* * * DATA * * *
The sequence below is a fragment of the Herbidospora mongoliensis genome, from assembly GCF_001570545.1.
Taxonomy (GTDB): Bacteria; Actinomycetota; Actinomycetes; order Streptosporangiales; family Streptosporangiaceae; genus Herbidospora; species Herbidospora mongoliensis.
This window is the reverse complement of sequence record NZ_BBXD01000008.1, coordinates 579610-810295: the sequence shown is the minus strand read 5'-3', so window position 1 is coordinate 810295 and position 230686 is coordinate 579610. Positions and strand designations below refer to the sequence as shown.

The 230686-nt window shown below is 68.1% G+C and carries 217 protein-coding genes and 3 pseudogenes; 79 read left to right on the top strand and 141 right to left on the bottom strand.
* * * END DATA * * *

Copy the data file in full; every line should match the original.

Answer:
The sequence below is a fragment of the Herbidospora mongoliensis genome, from assembly GCF_001570545.1.
Taxonomy (GTDB): Bacteria; Actinomycetota; Actinomycetes; order Streptosporangiales; family Streptosporangiaceae; genus Herbidospora; species Herbidospora mongoliensis.
This window is the reverse complement of sequence record NZ_BBXD01000008.1, coordinates 579610-810295: the sequence shown is the minus strand read 5'-3', so window position 1 is coordinate 810295 and position 230686 is coordinate 579610. Positions and strand designations below refer to the sequence as shown.

The 230686-nt window shown below is 68.1% G+C and carries 217 protein-coding genes and 3 pseudogenes; 79 read left to right on the top strand and 141 right to left on the bottom strand.